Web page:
Why is it so hard to just get your jollies on at the library in peace? Last week, two men got into a good old-fashioned fistfight over the amount of time one was taking to watch his porn in the Brooklyn Public Library. Today, the library is scrambling to defend our God-given right to self-pleasure in the comfort of their walled-in viewing stations, following a Catholic League-quoting report from The Post.

The article quotes Catholic League president Bill Donohue saying, perhaps unsurprisingly, that, "What they're doing is publicly funding an appetite for the most debased fare available." Library officials say this isn't nearly as big of an issue as recent press has made it out to be, however, and add that there have been "virtually no complaints" about the availability of adult content. That's likely because their tracking software indicates that the number of patrons who use library computers for viewing porn or porn-esque material hovers between .5 and 1%. (This doesn't include those who rent from their fine variety of softcore available, or search for that VHS copy of Austin Powers spliced with scenes from hardcore skin flicks.)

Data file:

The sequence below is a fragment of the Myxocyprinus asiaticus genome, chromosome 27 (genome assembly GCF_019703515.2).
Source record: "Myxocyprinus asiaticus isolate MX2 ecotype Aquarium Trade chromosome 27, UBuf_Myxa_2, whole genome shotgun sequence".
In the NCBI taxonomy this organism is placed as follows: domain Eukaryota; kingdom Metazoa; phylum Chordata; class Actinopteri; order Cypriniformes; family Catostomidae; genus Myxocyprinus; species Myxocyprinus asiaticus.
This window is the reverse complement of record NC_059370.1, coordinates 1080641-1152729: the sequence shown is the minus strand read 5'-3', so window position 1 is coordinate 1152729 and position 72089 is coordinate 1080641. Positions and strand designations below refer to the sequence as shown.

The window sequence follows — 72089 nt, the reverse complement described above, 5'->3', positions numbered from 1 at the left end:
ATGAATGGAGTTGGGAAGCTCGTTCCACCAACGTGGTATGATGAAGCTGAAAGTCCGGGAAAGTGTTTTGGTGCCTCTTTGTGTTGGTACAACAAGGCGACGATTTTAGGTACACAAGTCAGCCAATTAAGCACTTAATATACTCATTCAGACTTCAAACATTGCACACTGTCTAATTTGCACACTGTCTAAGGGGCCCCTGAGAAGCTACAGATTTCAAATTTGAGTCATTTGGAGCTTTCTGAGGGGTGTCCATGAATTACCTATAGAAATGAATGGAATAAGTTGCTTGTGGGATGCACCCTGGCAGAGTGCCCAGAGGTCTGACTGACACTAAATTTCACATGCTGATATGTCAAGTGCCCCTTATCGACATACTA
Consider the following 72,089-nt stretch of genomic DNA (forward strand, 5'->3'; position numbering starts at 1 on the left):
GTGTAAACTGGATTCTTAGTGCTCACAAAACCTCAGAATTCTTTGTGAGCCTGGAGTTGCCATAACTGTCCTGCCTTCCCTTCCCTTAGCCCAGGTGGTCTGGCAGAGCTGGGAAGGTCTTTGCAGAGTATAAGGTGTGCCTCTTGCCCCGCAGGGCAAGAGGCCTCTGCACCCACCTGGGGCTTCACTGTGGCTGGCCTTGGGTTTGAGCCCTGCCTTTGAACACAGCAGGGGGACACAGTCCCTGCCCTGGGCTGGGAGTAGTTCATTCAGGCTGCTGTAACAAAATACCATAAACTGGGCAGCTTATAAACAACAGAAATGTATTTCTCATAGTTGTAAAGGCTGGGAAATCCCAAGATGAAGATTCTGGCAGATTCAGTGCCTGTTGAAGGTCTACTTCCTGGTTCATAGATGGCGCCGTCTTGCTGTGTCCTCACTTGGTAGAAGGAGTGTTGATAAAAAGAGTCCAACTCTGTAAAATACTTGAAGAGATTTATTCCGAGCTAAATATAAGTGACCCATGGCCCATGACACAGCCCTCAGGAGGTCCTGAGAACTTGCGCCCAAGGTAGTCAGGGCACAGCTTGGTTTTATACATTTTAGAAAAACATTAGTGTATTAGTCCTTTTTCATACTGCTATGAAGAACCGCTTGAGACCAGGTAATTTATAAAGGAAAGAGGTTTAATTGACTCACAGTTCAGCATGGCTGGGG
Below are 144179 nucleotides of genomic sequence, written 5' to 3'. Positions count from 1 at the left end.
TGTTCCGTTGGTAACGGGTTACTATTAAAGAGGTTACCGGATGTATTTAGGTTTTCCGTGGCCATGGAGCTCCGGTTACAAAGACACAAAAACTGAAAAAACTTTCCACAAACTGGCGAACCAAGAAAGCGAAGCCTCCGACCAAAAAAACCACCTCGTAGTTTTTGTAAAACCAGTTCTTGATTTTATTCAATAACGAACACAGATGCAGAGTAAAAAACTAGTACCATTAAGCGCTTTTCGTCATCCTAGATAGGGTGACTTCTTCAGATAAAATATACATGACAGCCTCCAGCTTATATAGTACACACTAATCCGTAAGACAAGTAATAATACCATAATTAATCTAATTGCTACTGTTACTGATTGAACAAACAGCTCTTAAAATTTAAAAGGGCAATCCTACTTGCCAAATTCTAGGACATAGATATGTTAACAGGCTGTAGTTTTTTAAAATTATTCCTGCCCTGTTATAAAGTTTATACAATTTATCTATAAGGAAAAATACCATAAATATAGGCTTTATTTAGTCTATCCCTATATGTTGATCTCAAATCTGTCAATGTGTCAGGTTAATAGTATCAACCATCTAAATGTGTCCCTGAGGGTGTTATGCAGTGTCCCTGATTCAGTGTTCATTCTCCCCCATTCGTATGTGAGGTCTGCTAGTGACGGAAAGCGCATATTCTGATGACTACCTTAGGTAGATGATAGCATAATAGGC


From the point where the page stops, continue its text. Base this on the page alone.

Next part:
For that aforementioned .5 to 1%, the library provides "privacy screens" for any customers viewing "questionable material, and every computer in the library's system is enabled with filtering software in accordance with the Children's Internet Protection Act. On top of that, the entire teen/children computer area is completely blocked off from said questionable material.

 "The viewing of 'adult content' is something the New York Public Library takes very seriously. In deference to the first amendment, The New York Public Library cannot prevent adult patrons from accessing 'adult content' that is legal...Our libraries have long abided by the first amendment in these matters—this is absolutely nothing new," wrote NYPL Public Relations director Angela Montefinise in a statement, adding that they gave the Post the same less-than-1% of users statistic.

So, small percentage, the Catholic League may not support your decision to view porn in the library, but the Constitution's got your back.